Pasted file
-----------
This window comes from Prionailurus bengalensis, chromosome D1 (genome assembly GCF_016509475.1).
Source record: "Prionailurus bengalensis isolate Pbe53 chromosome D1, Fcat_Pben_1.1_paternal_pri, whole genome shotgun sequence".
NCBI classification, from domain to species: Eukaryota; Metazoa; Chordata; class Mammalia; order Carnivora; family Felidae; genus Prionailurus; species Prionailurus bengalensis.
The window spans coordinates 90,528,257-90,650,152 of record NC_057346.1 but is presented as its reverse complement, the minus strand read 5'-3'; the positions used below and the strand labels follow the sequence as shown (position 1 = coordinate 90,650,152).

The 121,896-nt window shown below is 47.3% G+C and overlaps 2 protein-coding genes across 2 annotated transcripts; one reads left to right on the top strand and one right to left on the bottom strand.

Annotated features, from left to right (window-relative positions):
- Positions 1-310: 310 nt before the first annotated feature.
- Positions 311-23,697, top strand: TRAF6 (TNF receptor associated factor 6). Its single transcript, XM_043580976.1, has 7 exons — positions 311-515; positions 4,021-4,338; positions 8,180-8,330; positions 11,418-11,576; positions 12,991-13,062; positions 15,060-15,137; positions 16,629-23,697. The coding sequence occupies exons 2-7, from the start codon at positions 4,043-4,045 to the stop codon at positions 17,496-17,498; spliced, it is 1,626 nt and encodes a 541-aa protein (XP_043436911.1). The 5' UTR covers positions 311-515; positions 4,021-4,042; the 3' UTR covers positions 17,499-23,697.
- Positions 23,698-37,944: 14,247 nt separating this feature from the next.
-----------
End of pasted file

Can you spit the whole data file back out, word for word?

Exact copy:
This window comes from Prionailurus bengalensis, chromosome D1 (genome assembly GCF_016509475.1).
Source record: "Prionailurus bengalensis isolate Pbe53 chromosome D1, Fcat_Pben_1.1_paternal_pri, whole genome shotgun sequence".
NCBI classification, from domain to species: Eukaryota; Metazoa; Chordata; class Mammalia; order Carnivora; family Felidae; genus Prionailurus; species Prionailurus bengalensis.
The window spans coordinates 90,528,257-90,650,152 of record NC_057346.1 but is presented as its reverse complement, the minus strand read 5'-3'; the positions used below and the strand labels follow the sequence as shown (position 1 = coordinate 90,650,152).

The 121,896-nt window shown below is 47.3% G+C and overlaps 2 protein-coding genes across 2 annotated transcripts; one reads left to right on the top strand and one right to left on the bottom strand.

Annotated features, from left to right (window-relative positions):
- Positions 1-310: 310 nt before the first annotated feature.
- Positions 311-23,697, top strand: TRAF6 (TNF receptor associated factor 6). Its single transcript, XM_043580976.1, has 7 exons — positions 311-515; positions 4,021-4,338; positions 8,180-8,330; positions 11,418-11,576; positions 12,991-13,062; positions 15,060-15,137; positions 16,629-23,697. The coding sequence occupies exons 2-7, from the start codon at positions 4,043-4,045 to the stop codon at positions 17,496-17,498; spliced, it is 1,626 nt and encodes a 541-aa protein (XP_043436911.1). The 5' UTR covers positions 311-515; positions 4,021-4,042; the 3' UTR covers positions 17,499-23,697.
- Positions 23,698-37,944: 14,247 nt separating this feature from the next.